NIWA experts utilise sound in a vast array of ocean exploration and research, from monitoring fish populations to mapping the seafloor

  • Voyage update - 29 April

    Tangaroa is now 100 km south-west of Hunga Tonga - Hunga Ha’apai volcano (HT-HH), surveying in 2,440 m of water in the Lau Trough.
  • 2022 - Tasman Sea tsunami

    You’ll be blown away by what these women in science are doing onboard RV Tangaroa in the Tasman sea!
  • Mapping the oceans through citizen science

    The Seabed 2030 South and West Pacific Ocean Data Center is one of four global Regional Centres, each being responsible for data gathering and mapping in their territory.
  • Seabed 2030

    Did you know NIWA is leading a NZ partnership in a worldwide initiative to map the entire globe’s seafloor? Found out more about the Seabed 2030 initiative.
  • 2021 - Macquarie Ridge

    RV Tangaroa has sailed to the Macquarie Ridge to under charter by Australia’s CSIRO Marine National Facility to recover ocean bottom seismometers and acquire multibeam sonar and sub‐bottom profile data in the Macquarie Island region.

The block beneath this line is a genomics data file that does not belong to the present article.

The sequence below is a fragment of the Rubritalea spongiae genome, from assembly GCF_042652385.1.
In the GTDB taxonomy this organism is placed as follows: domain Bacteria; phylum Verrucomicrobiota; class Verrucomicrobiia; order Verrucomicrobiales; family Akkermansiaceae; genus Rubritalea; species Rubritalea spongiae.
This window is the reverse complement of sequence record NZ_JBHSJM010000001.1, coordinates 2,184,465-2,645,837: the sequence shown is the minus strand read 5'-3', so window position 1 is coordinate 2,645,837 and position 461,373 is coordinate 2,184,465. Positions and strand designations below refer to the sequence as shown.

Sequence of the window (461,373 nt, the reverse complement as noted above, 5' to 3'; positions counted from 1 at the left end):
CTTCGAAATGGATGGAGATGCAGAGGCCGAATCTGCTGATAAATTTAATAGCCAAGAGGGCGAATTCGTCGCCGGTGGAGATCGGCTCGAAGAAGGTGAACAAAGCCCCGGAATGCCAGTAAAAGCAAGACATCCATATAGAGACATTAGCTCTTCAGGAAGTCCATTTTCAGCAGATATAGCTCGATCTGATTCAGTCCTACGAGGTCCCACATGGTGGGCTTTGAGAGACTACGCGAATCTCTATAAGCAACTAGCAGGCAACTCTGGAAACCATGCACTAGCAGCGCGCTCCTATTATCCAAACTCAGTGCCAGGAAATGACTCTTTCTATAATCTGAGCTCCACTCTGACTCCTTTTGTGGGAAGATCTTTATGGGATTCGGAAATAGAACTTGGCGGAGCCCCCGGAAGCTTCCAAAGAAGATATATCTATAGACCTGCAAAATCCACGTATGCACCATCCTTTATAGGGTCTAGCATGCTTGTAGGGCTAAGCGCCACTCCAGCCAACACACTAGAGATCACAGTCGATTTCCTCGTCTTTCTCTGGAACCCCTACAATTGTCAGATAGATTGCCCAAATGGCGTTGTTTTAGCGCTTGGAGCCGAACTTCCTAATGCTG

• Eavesdropping on sperm whales in Antarctica

    The moorings team is bringing back precious data from long-term underwater listening devices which the researchers are using to search for signs that sperm whales are finally returning in numbers to the Ross Sea.
  • Scientists use an autonomous vessel

    A six metre-long autonomous trimaran fitted out with a NIWA echosounder is being used as part of an innovative research collaboration.
  • Rob Christie - Manager of Marine Resources

    Eurofleets+ aims at providing, integrating and improving access to key research vessels and associated major equipment.
  • NIWA science: important international collaborations

    This campaign brings together two Eurofleets+ Infrastructures, the RV Tangaroa and the autonomous underwater vehicle (AUV) from Sweden’s University of Gothenburg (UGOT).
  • 2020 - Hoki eggs survey

    Hoki is New Zealand's largest finfish fishery. During this voyage, hoki eggs reveal a few secrets that surprise scientists.
  • Can sound be used to characterise gas composition in the water column?

    Underwater gas bubbles acoustic monitoring and seabed mapping around Whakaari Island
  • A flair for finding gas bubble flares

    NIWA marine geologist Arne Pallentin is looking for telltale gas bubble 'flares"—using a multibeam echosounder—that indicate new volcanic activity in the Calypso Vent Field.